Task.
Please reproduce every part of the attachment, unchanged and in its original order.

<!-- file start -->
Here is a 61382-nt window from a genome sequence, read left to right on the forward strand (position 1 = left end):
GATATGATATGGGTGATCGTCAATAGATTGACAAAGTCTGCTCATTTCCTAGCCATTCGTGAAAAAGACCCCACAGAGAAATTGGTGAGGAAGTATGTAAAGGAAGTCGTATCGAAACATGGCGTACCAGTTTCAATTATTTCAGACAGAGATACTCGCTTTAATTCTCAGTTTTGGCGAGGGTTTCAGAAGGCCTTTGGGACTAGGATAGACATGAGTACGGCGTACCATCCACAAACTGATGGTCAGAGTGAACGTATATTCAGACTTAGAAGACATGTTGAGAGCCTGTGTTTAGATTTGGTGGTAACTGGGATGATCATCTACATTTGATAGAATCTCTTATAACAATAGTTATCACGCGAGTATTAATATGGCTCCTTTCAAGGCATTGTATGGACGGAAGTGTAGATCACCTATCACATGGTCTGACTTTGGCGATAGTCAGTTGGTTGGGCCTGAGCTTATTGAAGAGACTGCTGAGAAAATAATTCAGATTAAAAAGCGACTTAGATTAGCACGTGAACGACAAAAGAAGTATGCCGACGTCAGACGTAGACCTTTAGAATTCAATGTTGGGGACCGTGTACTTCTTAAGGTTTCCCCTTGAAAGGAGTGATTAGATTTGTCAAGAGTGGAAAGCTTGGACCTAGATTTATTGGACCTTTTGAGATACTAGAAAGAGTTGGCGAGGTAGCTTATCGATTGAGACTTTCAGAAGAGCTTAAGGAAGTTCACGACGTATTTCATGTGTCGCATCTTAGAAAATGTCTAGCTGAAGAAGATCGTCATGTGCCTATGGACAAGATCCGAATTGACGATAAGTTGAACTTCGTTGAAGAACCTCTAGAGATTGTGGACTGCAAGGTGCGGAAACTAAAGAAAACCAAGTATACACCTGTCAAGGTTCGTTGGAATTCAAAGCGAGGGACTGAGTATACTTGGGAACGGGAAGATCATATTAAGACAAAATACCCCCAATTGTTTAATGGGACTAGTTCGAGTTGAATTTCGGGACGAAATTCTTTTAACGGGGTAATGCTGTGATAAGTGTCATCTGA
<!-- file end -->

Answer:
Here is a 61382-nt window from a genome sequence, read left to right on the forward strand (position 1 = left end):
GATATGATATGGGTGATCGTCAATAGATTGACAAAGTCTGCTCATTTCCTAGCCATTCGTGAAAAAGACCCCACAGAGAAATTGGTGAGGAAGTATGTAAAGGAAGTCGTATCGAAACATGGCGTACCAGTTTCAATTATTTCAGACAGAGATACTCGCTTTAATTCTCAGTTTTGGCGAGGGTTTCAGAAGGCCTTTGGGACTAGGATAGACATGAGTACGGCGTACCATCCACAAACTGATGGTCAGAGTGAACGTATATTCAGACTTAGAAGACATGTTGAGAGCCTGTGTTTAGATTTGGTGGTAACTGGGATGATCATCTACATTTGATAGAATCTCTTATAACAATAGTTATCACGCGAGTATTAATATGGCTCCTTTCAAGGCATTGTATGGACGGAAGTGTAGATCACCTATCACATGGTCTGACTTTGGCGATAGTCAGTTGGTTGGGCCTGAGCTTATTGAAGAGACTGCTGAGAAAATAATTCAGATTAAAAAGCGACTTAGATTAGCACGTGAACGACAAAAGAAGTATGCCGACGTCAGACGTAGACCTTTAGAATTCAATGTTGGGGACCGTGTACTTCTTAAGGTTTCCCCTTGAAAGGAGTGATTAGATTTGTCAAGAGTGGAAAGCTTGGACCTAGATTTATTGGACCTTTTGAGATACTAGAAAGAGTTGGCGAGGTAGCTTATCGATTGAGACTTTCAGAAGAGCTTAAGGAAGTTCACGACGTATTTCATGTGTCGCATCTTAGAAAATGTCTAGCTGAAGAAGATCGTCATGTGCCTATGGACAAGATCCGAATTGACGATAAGTTGAACTTCGTTGAAGAACCTCTAGAGATTGTGGACTGCAAGGTGCGGAAACTAAAGAAAACCAAGTATACACCTGTCAAGGTTCGTTGGAATTCAAAGCGAGGGACTGAGTATACTTGGGAACGGGAAGATCATATTAAGACAAAATACCCCCAATTGTTTAATGGGACTAGTTCGAGTTGAATTTCGGGACGAAATTCTTTTAACGGGGTAATGCTGTGATAAGTGTCATCTGA